Orland Park Prayer Center

The Prayer Center of Orland Park

Causes of family conflicts include: not living up to one’s responsibility, unreasonable expectations, economic issues, and intimacy dissatisfaction. This article addresses conflicts in general and how they can be addressed by the involved parties. Here are some tips—

  • When you agreed to marry, you agreed to think us and ours, not me and mine.
  • We are all well versed in what our rights are, but how about learning what our responsibilities are.
  • Evaluate yourself. Put yourself in the shoes of your spouse, and try to correct your shortcomings. Ask yourself, why am I doing/saying the things that cause friction? Address your concerns head on instead of playing “get even” games.
  • Do not let your frustrations build up. What is obvious to you may not be obvious to your spouse.
  • Don’t stop talking to each other, eating dinner together, or sleeping in the same bed when you are having problems.
  • Do not advertise your problems, and do not let others give you bad advice.
  • Set the stage for talking. Begin reconciliation conversations with affirmations that you want to fight for your marriage and not fight with your spouse. Don’t let your pride wreck your marriage. Proving you’re right at the expense of your marriage is not a good strategy.
  • Start with a supplication together and remind each other of your Islamic values. Let your spouse know that you plan to live up to your responsibilities.
  • Do not try to outsmart or fool your partner. You soon will be discovered.
  • Listen more than you talk, and give your spouse a chance to talk.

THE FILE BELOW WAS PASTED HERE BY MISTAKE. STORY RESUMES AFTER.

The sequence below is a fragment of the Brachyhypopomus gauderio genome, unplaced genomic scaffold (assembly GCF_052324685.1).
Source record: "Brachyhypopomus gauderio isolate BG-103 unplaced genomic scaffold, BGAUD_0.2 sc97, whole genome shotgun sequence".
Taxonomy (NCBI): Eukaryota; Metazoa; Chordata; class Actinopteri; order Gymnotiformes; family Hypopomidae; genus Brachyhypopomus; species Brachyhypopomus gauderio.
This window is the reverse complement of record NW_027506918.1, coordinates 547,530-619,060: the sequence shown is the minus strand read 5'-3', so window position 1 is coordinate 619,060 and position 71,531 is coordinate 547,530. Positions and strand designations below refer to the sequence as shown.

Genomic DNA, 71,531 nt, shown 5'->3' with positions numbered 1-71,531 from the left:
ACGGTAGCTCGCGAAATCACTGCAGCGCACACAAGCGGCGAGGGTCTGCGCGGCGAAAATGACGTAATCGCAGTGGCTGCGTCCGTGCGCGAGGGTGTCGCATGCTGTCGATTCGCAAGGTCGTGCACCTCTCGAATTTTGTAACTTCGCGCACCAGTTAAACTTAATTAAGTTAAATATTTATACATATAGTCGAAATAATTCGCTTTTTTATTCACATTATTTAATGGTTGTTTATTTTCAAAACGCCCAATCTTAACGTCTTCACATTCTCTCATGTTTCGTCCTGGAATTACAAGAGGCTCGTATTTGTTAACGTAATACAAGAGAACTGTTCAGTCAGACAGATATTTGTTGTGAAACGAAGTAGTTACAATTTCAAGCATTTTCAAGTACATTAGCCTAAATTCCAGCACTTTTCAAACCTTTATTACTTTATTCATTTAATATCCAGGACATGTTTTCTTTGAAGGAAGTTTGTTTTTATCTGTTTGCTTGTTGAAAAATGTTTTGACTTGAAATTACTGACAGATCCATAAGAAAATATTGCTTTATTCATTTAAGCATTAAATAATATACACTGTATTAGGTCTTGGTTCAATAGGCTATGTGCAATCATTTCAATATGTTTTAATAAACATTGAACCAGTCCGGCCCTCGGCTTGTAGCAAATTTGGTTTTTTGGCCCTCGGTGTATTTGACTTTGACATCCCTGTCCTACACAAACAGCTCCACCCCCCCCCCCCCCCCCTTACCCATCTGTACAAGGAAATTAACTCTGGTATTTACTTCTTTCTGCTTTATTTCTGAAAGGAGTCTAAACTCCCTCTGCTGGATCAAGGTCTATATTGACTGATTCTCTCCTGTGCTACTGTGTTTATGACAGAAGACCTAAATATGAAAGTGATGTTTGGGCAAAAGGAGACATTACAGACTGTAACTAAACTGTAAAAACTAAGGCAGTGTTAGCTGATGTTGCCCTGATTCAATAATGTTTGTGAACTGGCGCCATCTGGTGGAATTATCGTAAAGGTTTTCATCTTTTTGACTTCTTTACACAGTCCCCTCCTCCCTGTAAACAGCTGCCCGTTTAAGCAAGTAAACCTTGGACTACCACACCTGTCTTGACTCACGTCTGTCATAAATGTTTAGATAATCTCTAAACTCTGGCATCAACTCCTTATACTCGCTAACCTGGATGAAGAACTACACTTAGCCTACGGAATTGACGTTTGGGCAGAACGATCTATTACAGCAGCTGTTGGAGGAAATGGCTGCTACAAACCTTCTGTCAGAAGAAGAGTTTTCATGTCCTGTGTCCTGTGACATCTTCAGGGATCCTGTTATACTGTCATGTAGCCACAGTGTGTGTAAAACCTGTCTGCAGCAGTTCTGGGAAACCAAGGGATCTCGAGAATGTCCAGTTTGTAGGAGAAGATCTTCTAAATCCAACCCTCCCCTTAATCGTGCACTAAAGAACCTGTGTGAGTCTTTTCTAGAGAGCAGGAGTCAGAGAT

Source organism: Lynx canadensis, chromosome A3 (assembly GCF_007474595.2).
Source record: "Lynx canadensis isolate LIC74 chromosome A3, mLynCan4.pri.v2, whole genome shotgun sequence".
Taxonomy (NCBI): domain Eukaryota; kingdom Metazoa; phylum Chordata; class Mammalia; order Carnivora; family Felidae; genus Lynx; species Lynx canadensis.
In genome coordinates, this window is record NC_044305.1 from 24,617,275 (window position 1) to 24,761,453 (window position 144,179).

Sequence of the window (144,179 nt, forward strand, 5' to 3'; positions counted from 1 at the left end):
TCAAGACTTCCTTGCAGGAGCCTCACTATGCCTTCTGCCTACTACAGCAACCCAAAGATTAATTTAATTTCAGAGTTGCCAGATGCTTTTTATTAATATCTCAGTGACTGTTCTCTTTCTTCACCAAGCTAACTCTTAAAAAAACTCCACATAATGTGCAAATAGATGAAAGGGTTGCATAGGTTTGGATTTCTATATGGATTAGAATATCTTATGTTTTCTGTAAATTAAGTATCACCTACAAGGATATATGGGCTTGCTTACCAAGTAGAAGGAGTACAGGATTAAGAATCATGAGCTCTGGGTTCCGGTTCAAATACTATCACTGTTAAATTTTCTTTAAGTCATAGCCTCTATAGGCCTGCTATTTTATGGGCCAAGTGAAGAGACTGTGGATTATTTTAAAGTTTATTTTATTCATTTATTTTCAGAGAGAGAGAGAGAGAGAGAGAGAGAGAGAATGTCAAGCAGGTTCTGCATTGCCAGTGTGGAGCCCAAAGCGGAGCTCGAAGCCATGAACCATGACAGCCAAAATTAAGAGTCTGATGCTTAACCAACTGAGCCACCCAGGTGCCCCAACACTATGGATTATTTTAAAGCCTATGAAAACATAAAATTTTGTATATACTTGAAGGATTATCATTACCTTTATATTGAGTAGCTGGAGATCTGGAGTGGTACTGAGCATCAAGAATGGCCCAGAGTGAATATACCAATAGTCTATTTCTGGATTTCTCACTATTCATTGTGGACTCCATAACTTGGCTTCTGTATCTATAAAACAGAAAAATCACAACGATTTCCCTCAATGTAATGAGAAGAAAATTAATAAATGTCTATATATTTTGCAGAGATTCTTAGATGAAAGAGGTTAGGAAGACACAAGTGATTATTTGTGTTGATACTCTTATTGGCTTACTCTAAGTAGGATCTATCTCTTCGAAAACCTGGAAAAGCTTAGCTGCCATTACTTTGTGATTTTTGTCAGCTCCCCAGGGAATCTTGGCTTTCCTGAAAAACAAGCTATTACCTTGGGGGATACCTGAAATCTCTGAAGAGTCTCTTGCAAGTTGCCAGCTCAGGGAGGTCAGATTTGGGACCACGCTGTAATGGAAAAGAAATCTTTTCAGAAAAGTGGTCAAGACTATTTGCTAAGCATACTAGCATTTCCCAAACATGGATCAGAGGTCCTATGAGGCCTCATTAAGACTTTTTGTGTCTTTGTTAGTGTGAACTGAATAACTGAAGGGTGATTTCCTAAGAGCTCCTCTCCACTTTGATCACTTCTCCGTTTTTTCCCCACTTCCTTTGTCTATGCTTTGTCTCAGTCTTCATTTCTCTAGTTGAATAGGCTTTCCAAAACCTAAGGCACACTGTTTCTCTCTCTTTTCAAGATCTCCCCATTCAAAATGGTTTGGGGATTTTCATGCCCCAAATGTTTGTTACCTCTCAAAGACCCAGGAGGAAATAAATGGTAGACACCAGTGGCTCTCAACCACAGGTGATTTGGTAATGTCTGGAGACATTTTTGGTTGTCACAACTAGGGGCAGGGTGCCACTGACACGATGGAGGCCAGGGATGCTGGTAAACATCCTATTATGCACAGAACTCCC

• Be prepared to present well thought out solutions and practical suggestions. Promises alone may not be enough. Don’t propose “take it or leave it” ultimatums or hint at divorce as a threat. Avoid reverting to rehashing old wounds.
  • Use “I” to reflect on your feelings. Example: “I feel like my efforts aren’t appreciated when you complain about my food”, versus “You always complain about my food, and I’m sick and tired of it.”
  • If the talk is turning into a heated argument both should say “A’ootho Billah mina Ashaitan Arrajim” ten times. Ask for a break without making your spouse feel that you do not want to talk. A break for wudu, salah, or even a cup of coffee can help.
  • Say I am sorry and you will correct your faults.
  • Ask for “action items” for both to work on to improve the relationship.

If you cannot resolve your issues internally, suggest to your spouse seeking help from people who you know have your family’s best interest at heart and who knows his responsibilities. Keep the following in mind:

  • Ask your spouse about meeting with a sheikh, a marriage counselor or a trusted friend. Evaluate what role in-laws can play before you get them involved.
  • Together, pick an arbitrator.
  • When talking to arbitrators, do not introduce old problems that can complicate things and could come back to haunt you. Keep focused on the immediate problems. Present your concerns in a way that does not suggest that you are pointing the finger.

Keep steadfast in your ibadat and supplications, and get closer to Allah (subhanahu wata ‘ala).

By Dr Bassam Jody


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